As a former educator, I’ve read the continuous back-and-forth debates about Common Core’s effect on students across the country. Yet as a Latina and a former teacher of predominantly Black, Latino, and Asian students, it’s disappointing to find that many of these discussions seem to leave out a critical question: how can we use these national standards to create culturally responsive curriculum for students of color?
A recent article in The Atlantic reported that by the start of this upcoming school year, Black, Latino, Asian, and Native American students will make up more than 50% of students in our public education system, making white students no longer the majority. The National Center for Education Statistics also predicted that in just three years “Latino students alone will make up nearly 28 percent of the nation’s student population.”
And these number do not only derive from states like Texas and California — states known for their diversity for years. Formerly homogenous states have also gained more diverse student bodies. For example, in Idaho last year, of the nearly 300,000 K-12 students, more than 22% were Latino and eight Idaho school districts are already majority “minority”. A 2010 Penn State Policy brief noted that though two-thirds of cities, suburbs, and small towns across the U.S. had white populations of 90% or more in the eighties, today only one third of cities and towns still have that demographic.
We will achieve little in discussions about national standards and Common Core testing if we do not acknowledge these numbers and what they mean: our students come from very different racial and cultural backgrounds than they ever have before and these differences will largely influence how they learn in a standard American classroom. As we significantly alter curriculum through the Common Core this year, it is crucial that administrators, reformers, and teachers think about how curriculum choices will engage students of these backgrounds, and motivate them to succeed in a system that was historically built with a different demographic in mind.
In the past, as a country, we have significantly lacked culturally inclusive curriculum, and often even failed at acknowledging the existence and history of diverse racial populations in the subjects we teach. According to a grading system by the Southern Poverty Law Center, fourteen states earned failing grades for their civil rights curriculum and requirements. Five states- Alaska, Iowa, Maine, Oregon and Wyoming- do not require or support teaching about the civil rights movement at all.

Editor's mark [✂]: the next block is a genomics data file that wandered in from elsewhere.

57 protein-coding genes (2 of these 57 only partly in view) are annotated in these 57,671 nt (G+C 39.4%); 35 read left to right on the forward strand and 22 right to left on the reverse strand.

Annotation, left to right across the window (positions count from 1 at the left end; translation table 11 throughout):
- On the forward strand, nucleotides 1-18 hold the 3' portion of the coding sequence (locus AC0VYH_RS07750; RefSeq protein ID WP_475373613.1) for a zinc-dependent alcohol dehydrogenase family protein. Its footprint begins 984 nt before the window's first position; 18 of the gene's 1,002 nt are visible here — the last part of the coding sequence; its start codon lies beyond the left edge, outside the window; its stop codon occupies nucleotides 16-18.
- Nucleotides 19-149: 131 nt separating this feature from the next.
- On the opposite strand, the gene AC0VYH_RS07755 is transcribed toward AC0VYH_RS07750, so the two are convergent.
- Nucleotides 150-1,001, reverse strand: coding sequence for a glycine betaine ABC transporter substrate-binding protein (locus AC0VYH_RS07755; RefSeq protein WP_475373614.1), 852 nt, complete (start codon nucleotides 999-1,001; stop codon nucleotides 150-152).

Even those districts and schools that have attempted culturally inclusive education often execute it poorly. Curriculum often only focuses on the negative history of people of color (slavery, unfair labor policies for farm laborers and railroad workers, etc.) instead of also emphasizing the positive contributions people of color have made towards American society (art and literary movements like the Harlem Renaissance, contributions to the American military, etc). If not, schools often limit their celebration of diversity to “multi-cultural days” or once-a-year history month celebrations of cultural heroes instead of consistently integrating multicultural perspectives in every aspect of their educational model.
Exploring course options in AP curriculums or universities around the country also reinforce this lack in multicultural curriculum. The Advanced Placement program includes classes on European, American, and World history, and yet no courses on the history of Africa, Latin America or Asia. A recent blog post by Kendra James on a prominent race issues blog argued that in many college literature or film studies programs (mine included), students aren’t required to take classes that focus on non-white or European writers and narratives and often have to go outside the department (as I did) to find these courses in the first place.